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Key witness testifies at coroner’s inquest into the 2011 death of Robert Clause

Key witness testifies at coroner’s inquest into the 2011 death of Robert Clause

The coroner’s inquest into the March 4, 2011 overdose death of Robert Howard Clause, of Six Nations, commenced Monday, October 27th, 2014 in Brantford at the Superior Court of Justice, with Dr. Jack Stanborough presiding. A coroner’s inquest is mandatory when an inmate dies of unnatural causes while in the custody of a jail. The

th-1The coroner’s inquest into the March 4, 2011 overdose death of Robert Howard Clause, of Six Nations, commenced Monday, October 27th, 2014 in Brantford at the Superior Court of Justice, with Dr. Jack Stanborough presiding. A coroner’s inquest is mandatory when an inmate dies of unnatural causes while in the custody of a jail. The coroner’s inquest into the death of Robert Clause commenced just one day after another inmate, 27-year-old Kyle Dean Sandy, also from Six Nations, died suddenly while in custody at the Brantford Jail.

A key witness in the coroner’s inquest, Sgt. Mike Duchenau, the Operational Manager at the Brantford jail, testified that he completed rounds at 6:30am and saw Clause lying on the floor in his cell. His head was visible but his body was not because he had a blanket on. There were no signs of distress. The inmate appeared to be sleeping.

At 7:05am, Duchenau heard, “Shift ITC Unit 6,” which indicates to staff that it is an emergency. He immediately went to unit 6. Upon arrival, Duchenau was informed that there was no response from Clause. He ordered the lights to be turned on. He observed Clause still lying on his right cheek, but with the lights on, he saw a pool of clear fluid around Clause’s head, which had drained and spread approximately one foot from his head.

The officers secured the other two inmates, Jay Maracle and John Emburgh, in the community room and Duchenau directed the officers to start 2-man CPR on Clause. While en route to get the Automated External Defibrillator (AED), Duchenau had an ambulance called.

Duchenau testified the AED machine had not completed its diagnostics before paramedics got there around 7:30am. By 7:40am, the paramedics had pronounced Clause dead.

The Brantford Police arrived. When Clause was pronounced dead, the police, per protocol, declared the area a crime scene and an investigation commenced. Inmates Maracle and Emburgh were taken to A&D. Through the course of evidence given, it was stated that items were seized pertaining to the Clause matter, including a half book with crushed pills inside, folded paper, clear fluid in a toothpaste tube, a cap with an orange pill and a melted, congealed substance.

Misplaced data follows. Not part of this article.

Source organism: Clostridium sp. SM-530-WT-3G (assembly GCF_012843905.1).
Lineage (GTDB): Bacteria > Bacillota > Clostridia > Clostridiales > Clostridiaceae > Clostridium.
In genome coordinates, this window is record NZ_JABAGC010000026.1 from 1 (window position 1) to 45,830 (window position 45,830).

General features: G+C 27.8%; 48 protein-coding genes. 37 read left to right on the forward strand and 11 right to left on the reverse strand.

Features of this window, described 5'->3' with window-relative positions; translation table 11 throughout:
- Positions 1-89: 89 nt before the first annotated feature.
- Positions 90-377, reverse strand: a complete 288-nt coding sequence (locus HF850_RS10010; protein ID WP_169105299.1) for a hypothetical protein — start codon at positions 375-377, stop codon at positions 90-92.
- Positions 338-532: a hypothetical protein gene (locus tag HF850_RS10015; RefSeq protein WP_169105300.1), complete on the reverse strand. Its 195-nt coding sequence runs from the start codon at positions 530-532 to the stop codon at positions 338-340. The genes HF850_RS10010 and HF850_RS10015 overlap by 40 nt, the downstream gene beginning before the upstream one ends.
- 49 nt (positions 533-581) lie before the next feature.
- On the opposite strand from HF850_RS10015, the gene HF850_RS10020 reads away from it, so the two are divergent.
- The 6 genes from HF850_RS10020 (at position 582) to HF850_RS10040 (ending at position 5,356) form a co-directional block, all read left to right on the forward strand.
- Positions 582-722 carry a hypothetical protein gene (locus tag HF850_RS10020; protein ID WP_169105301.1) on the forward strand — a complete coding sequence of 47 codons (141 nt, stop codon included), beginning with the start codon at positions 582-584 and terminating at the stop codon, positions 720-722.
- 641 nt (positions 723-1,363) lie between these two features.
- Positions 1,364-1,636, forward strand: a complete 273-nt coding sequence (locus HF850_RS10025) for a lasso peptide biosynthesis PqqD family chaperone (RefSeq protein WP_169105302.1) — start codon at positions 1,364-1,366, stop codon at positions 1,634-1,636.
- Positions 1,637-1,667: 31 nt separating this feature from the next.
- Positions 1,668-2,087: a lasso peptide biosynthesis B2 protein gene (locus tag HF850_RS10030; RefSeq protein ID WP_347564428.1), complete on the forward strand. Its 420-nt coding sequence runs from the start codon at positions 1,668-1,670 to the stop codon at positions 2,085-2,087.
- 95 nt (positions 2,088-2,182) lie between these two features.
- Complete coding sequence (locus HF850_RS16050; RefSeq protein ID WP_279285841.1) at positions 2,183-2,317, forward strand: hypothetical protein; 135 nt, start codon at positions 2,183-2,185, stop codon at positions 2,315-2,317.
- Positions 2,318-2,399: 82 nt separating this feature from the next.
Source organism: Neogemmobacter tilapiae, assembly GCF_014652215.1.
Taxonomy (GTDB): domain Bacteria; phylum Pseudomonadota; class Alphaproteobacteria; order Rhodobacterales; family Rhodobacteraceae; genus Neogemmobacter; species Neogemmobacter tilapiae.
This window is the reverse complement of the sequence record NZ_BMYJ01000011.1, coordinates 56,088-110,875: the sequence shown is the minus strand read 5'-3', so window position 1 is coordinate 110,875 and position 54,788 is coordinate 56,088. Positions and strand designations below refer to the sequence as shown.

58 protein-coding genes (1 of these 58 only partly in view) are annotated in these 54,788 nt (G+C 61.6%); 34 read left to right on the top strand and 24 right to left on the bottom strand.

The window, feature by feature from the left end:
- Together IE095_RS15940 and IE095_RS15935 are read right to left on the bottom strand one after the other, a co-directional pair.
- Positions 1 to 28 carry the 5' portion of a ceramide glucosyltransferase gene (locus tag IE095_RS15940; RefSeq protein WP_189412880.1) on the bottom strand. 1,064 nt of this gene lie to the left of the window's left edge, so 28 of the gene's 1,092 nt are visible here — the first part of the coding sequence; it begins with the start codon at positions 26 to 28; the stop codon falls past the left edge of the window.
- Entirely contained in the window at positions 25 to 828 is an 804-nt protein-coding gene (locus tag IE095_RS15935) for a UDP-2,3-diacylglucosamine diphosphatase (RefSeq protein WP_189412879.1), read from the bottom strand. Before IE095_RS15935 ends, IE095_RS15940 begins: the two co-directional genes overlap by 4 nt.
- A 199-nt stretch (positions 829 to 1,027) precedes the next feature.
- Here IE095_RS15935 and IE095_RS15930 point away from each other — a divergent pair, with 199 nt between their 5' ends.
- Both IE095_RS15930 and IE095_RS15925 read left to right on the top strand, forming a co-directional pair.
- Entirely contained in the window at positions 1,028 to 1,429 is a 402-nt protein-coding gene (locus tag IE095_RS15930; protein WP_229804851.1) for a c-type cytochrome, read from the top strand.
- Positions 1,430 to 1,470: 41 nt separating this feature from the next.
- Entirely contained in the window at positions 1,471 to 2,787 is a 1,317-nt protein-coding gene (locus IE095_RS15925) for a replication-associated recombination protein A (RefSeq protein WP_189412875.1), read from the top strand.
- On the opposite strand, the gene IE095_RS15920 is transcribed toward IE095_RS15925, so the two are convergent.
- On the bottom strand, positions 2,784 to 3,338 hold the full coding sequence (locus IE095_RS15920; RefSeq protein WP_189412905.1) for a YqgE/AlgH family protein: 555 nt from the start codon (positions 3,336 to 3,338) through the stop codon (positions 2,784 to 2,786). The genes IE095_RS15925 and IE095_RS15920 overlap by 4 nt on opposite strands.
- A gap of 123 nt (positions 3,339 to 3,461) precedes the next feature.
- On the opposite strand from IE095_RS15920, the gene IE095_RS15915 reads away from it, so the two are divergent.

The inquiry focused on the issues of “dry celling” an inmate, which is the process of segregating inmates suspected of having contraband in their possession for 48-72 hours. Regular monitors by officers occur at least every 20 minutes but there is no video-supervising available in the Brantford Jail for this purpose.

Emburgh, one of the inmates in unit 6 at the time of Clause’s death, was being dry-celled. Emburgh was in custody for committing a robbery at Eagle Place Apothecary. It was believed that he had stolen 200 opiate pills from the pharmacy. A physician had informed the police that 100 pills had been recovered from Emburgh and that he believed that there were no more pills on his person. However, officer suspicions led to Emburgh being dry celled for 48 hours; he did not get dry celled for the maximum period of 72 hour period because the cell he was in was needed for another inmate.

Duchenau admitted that drugs in jails are a very serious issue. Officers must use the least intrusive method possible to conduct searches of the person. He described the 3 levels of searches of the person, including cursory observation, the pat down or frisk search and the strip search. X-rays are the best method of searching for suspected drugs available to the Brantford Jail staff, but inmates can refuse an x-ray. An inmate, even with loss of freedoms, still has basic human rights; therefore inmates must sign a “Consent of Medical Treatment” form in order for the institution staff to administer an x-ray.

During questioning, Sarah Dover, legal counsel for the Clause family, quoted evidence that Clause had requested an inhaler during night shift but could not get assistance. Duchenau had not been advised that Clause had had trouble breathing the night before.

When asked if he had ever been offered or taken training to identify signs of an overdose, Duchenau stated that he had not

Dover read a statement made to Detective Jeff Spencer by Operational Manager, Sergeant Keith Wright, who had been on duty the night Clause asked for an inhaler. Wright’s statement contained comments like we “didn’t shove it down his throat” and Clause’s “cell partners didn’t say anything.”

Dover inquired with Duchenau about the relationship between inmates and the officers and Duchenau stated that the inmates come to the jail “with needs and we should help them address their needs.” He thought that mentorship was a good way to teach staff how to handle inmates and he identified that this was an initiative the Ministry had introduced, although it is not mandatory.

The inquest continues this week.

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